Attention Platinum Card Members: Due to peak travel periods, access to the lounge is LIMITED TO 2 HOURS PRIOR to the SCHEDULED DEPARTURE TIME. Guests must have confirmed same day departure/connecting boarding passes. INBOUND BOARDING PASSES WILL NOT BE ACCEPTED. If you are traveling on Delta, you may access the Delta Sky Club located at gates A1 and S10. If you have a Priority Pass Card, you may access The Club at SEA at Gates A11 and S9. We apologize for any inconvenience and appreciate your support.

And note the fine print:
Use of the Centurion Lounge is subject to all rules and conditions set by American Express. American Express reserves the right to revise the rules at any time without notice.
Analysis

So, what does this mean?

The biggest change for me, and the one that might affect me the most, is the 2 hours BEFORE DEPARTURE. Note that if your flight leaves at 7pm, you can’t enter until 5pm. In my opinion, it would have been better to have 2 hours BEFORE BOARDING or 3 hours before departure, considering that most international airlines start their official boarding 1 hour before and even Alaska airlines starts boarding 40 minutes before departure. At most you’ll have 1 hour and 20 minutes in the lounge before you have to head out to your flight.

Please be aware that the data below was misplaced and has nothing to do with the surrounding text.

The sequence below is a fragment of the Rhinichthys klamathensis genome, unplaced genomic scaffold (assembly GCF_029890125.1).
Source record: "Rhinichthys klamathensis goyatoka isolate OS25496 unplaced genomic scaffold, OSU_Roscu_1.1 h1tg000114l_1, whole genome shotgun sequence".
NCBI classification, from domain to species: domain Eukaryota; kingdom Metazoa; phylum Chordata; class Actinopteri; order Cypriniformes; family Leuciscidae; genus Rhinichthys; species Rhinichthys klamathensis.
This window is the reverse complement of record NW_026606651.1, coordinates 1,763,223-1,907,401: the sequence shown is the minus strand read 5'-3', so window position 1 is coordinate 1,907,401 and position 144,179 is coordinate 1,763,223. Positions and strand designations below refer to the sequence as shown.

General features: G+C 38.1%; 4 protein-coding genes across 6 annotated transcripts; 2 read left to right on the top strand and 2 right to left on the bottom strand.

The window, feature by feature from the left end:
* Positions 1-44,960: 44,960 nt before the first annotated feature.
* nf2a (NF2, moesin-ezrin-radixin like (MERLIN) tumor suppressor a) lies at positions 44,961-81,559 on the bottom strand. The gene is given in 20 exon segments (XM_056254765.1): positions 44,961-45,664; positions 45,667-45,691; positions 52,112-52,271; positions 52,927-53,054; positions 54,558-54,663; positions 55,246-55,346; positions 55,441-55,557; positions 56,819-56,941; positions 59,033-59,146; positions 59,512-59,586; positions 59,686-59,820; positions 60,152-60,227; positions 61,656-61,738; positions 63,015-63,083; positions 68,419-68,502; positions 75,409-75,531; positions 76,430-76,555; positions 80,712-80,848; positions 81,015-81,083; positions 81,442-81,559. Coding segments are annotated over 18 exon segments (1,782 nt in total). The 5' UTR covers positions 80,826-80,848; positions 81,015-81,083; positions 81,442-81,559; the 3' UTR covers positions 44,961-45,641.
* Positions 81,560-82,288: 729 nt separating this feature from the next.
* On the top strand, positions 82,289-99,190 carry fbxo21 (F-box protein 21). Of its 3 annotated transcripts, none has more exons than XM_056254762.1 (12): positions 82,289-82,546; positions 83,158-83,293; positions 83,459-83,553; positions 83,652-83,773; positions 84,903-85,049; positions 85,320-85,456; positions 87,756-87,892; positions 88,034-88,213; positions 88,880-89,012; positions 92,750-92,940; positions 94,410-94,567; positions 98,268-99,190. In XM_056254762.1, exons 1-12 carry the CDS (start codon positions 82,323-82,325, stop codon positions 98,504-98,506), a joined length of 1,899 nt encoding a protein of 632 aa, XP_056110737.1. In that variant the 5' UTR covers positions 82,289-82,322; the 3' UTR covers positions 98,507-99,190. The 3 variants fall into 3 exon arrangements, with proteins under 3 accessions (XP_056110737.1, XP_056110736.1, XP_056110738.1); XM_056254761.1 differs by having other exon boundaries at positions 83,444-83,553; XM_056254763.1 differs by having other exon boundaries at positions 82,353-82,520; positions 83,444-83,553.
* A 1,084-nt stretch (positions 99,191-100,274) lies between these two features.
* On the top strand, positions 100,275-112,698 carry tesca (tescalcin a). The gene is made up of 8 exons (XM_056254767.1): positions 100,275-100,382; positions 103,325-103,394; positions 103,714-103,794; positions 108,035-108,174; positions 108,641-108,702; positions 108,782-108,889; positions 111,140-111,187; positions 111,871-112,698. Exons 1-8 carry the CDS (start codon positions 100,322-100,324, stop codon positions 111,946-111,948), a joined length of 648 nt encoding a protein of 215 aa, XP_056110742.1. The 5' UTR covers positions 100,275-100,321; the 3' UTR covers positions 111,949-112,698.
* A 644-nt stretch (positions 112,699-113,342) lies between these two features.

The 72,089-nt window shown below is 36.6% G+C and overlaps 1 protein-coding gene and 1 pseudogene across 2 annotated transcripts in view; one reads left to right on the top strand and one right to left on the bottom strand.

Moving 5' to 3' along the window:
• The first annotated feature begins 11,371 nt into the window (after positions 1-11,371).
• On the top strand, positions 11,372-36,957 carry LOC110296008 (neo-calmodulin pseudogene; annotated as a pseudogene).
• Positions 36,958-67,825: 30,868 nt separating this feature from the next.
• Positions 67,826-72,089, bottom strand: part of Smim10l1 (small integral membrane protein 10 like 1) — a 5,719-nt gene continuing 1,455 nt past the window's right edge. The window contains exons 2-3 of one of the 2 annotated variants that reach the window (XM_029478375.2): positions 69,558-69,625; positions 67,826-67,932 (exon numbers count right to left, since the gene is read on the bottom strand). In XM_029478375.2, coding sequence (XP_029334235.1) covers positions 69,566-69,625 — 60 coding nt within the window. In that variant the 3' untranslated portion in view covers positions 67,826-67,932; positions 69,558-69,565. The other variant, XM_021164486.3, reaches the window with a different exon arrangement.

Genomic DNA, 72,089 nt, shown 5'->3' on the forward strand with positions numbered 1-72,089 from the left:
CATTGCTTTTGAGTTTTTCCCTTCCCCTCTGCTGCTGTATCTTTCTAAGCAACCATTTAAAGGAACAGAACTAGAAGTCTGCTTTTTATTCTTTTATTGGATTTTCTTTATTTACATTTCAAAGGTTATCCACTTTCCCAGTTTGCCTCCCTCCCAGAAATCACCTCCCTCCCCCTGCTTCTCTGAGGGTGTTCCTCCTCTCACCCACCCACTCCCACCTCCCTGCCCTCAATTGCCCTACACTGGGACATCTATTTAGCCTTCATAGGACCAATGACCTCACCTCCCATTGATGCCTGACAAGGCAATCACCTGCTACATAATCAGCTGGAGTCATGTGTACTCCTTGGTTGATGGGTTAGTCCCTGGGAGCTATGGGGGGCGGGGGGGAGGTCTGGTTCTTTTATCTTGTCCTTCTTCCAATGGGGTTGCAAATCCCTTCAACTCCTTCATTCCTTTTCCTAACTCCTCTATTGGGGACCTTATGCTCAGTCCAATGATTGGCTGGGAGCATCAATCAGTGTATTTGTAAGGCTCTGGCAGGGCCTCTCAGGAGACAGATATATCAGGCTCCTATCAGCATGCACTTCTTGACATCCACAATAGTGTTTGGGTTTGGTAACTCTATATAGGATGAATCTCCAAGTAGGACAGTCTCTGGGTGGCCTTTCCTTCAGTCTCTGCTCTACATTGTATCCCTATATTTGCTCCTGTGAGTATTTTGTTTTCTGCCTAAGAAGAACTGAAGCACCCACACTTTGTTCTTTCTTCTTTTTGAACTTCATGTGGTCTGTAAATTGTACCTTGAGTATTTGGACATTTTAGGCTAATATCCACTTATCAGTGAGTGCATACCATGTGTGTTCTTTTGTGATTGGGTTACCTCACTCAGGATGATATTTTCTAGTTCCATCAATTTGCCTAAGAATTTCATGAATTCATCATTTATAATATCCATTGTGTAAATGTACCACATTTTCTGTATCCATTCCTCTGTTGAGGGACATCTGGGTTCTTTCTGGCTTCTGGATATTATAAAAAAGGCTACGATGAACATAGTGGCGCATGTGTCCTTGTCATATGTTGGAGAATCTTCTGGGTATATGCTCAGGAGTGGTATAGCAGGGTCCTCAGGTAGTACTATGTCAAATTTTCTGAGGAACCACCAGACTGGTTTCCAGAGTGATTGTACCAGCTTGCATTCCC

American Express Centurion Lounge Seattle

New Bar area in Centurion Lounge – very empty

Also, what about a long connection? If you’re flying into Seattle and you have a 3 and a half hour layover (which can happen often) you will have to hang out in the muggle area (also known as the general boarding area) for 90 minutes before you’re allowed into the Amex lounge. While I can appreciate the need to do this to fight overcrowding, I can also see how this will impact many people who have long layovers and were looking for a place of respite while they were awaiting their flight.